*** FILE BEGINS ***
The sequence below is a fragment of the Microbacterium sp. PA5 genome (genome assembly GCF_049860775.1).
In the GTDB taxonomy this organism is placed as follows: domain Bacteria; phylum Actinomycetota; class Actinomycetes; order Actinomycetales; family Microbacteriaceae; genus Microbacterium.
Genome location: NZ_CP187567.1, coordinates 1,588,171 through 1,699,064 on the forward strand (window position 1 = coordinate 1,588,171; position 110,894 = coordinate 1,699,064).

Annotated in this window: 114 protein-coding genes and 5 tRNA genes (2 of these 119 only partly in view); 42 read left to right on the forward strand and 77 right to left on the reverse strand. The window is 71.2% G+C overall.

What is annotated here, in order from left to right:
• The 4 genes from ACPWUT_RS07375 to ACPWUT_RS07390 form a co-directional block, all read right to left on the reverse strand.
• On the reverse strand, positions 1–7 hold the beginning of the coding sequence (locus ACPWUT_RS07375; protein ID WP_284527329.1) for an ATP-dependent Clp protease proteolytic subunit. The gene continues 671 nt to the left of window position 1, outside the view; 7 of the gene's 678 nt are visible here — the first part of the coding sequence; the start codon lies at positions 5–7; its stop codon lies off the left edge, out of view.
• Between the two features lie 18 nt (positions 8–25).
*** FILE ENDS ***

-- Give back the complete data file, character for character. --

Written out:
The sequence below is a fragment of the Microbacterium sp. PA5 genome (genome assembly GCF_049860775.1).
In the GTDB taxonomy this organism is placed as follows: domain Bacteria; phylum Actinomycetota; class Actinomycetes; order Actinomycetales; family Microbacteriaceae; genus Microbacterium.
Genome location: NZ_CP187567.1, coordinates 1,588,171 through 1,699,064 on the forward strand (window position 1 = coordinate 1,588,171; position 110,894 = coordinate 1,699,064).

Annotated in this window: 114 protein-coding genes and 5 tRNA genes (2 of these 119 only partly in view); 42 read left to right on the forward strand and 77 right to left on the reverse strand. The window is 71.2% G+C overall.

What is annotated here, in order from left to right:
• The 4 genes from ACPWUT_RS07375 to ACPWUT_RS07390 form a co-directional block, all read right to left on the reverse strand.
• On the reverse strand, positions 1–7 hold the beginning of the coding sequence (locus ACPWUT_RS07375; protein ID WP_284527329.1) for an ATP-dependent Clp protease proteolytic subunit. The gene continues 671 nt to the left of window position 1, outside the view; 7 of the gene's 678 nt are visible here — the first part of the coding sequence; the start codon lies at positions 5–7; its stop codon lies off the left edge, out of view.
• Between the two features lie 18 nt (positions 8–25).